Rabies: Vampires and Werewolves

Rabies, HIV, Hepatitis, Tetanus can all be spread through bites, animal or human. There are of course insect bites that will give you all kinds of diseases: yellow fever, dengue fever, Lyme disease, plague, malaria, etc. But I’ll focus on Rabies, for now.

The discovery of the cause of rabies didn’t occur until the early 1800’s and didn’t get a vaccine until Louis Pasteur figured things out later that century.

I have to wonder about the disease, Lyssavirus (named after Lyssa, the Greek goddess of insanity and rage) and its symptoms, in one variant, madness and an odd psychological fear called hydrophobia.

So, you, a carrier, bite someone and your victim becomes infected, insane with madness, and cringes from the sight of some mundane substance. Sound familiar?

(Seems that Lyssa and Lycaon, the Greek king who was cursed by Zeus to become the first werewolf, could have made the perfect couple.)

Hey, Bram Stoker, did you read about rabies in the London libraries around the 1890’s? Two legends, vampires and werewolves, both being vectored by saliva (viral infection) passed during a bite. Hmm, a curious coincidence.

Image courtesy: http://www.horror.land

5 thoughts on “Rabies: Vampires and Werewolves

  1. My first awareness of rabies was as a child, watching Old Yeller. I was terrified. Good job Covid isn’t passed through biting–you’d have scores of nutcases threatening shop owners with the gnashing of teeth.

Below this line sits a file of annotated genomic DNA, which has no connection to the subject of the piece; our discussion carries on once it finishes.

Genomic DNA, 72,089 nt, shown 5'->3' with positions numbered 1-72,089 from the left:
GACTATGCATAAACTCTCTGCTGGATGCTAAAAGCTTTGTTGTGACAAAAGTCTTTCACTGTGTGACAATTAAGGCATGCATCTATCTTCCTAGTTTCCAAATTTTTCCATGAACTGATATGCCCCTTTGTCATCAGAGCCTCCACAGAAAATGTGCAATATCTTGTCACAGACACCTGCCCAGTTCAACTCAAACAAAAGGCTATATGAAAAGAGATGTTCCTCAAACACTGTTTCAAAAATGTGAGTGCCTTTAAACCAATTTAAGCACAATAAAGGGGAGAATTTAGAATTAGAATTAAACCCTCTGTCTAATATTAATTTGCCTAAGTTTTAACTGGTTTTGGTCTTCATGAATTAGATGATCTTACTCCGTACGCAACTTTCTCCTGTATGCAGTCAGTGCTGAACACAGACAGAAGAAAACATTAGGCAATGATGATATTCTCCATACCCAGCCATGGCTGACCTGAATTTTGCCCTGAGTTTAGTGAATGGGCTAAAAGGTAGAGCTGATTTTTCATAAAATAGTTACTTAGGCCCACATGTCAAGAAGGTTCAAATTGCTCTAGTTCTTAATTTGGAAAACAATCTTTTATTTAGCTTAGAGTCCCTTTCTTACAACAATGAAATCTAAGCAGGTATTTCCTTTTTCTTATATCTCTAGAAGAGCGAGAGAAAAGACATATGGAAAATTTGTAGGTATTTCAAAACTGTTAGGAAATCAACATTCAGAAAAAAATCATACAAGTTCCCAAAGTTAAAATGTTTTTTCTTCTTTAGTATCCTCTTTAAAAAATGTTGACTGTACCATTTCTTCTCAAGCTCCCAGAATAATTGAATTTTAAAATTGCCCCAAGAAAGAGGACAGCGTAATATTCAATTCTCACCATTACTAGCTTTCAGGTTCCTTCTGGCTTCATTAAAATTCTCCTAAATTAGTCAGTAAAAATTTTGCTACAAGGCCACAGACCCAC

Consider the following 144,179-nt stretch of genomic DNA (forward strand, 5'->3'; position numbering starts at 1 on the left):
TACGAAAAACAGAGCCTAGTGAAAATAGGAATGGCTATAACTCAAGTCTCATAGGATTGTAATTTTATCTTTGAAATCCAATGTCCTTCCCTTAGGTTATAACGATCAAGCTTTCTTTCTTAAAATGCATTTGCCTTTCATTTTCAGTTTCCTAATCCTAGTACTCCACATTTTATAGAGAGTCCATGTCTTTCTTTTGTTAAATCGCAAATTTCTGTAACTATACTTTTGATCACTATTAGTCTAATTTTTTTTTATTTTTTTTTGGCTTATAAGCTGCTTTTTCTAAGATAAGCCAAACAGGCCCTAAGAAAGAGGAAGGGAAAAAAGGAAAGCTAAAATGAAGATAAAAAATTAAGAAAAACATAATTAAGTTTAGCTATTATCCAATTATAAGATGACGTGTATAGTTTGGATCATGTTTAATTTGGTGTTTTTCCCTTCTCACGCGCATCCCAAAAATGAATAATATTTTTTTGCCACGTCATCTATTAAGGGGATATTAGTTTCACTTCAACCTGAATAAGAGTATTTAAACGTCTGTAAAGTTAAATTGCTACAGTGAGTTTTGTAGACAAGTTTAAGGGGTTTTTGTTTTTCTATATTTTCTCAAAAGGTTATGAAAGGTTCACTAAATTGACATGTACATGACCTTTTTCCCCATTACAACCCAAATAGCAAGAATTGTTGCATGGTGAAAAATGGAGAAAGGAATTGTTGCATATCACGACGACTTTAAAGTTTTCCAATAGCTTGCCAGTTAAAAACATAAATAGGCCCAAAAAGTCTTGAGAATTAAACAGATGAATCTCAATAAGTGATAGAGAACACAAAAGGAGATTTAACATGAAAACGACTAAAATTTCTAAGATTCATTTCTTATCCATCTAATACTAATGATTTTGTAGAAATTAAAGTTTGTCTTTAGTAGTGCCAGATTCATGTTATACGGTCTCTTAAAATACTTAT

Liked by 3 people

    1. The impetus for this post was the realization that all authors, even so called original ones, based much of their context on existing works, facts and speculations. On the shoulders of giants, and all that.
      The one I have yet to deduce her origin story/context is Mary Wollstonecraft Shelly’s Frankenstein’s Monster. But, I suspect, like Dracula, she had much of the story made available to her through the sensationalized news of electricity, grave robbing, grave-bells, etc.
      We all rely, heavily, on our environments for context.

      Liked by 1 person

      1. Shakespeare’s only original play was Twelfth Night and evening that played heavily on the tropes of his other work! The underlying premise of Frankenstein is that man (or woman) should not aspire to play God. The full title is The Modern Prometheus, so inspired from the Greeks as a starting point😊

        Liked by 1 person

Leave a Reply

Fill in your details below or click an icon to log in:

WordPress.com Logo

You are commenting using your WordPress.com account. Log Out /  Change )

Google photo

You are commenting using your Google account. Log Out /  Change )

Twitter picture

You are commenting using your Twitter account. Log Out /  Change )

Facebook photo

You are commenting using your Facebook account. Log Out /  Change )

Connecting to %s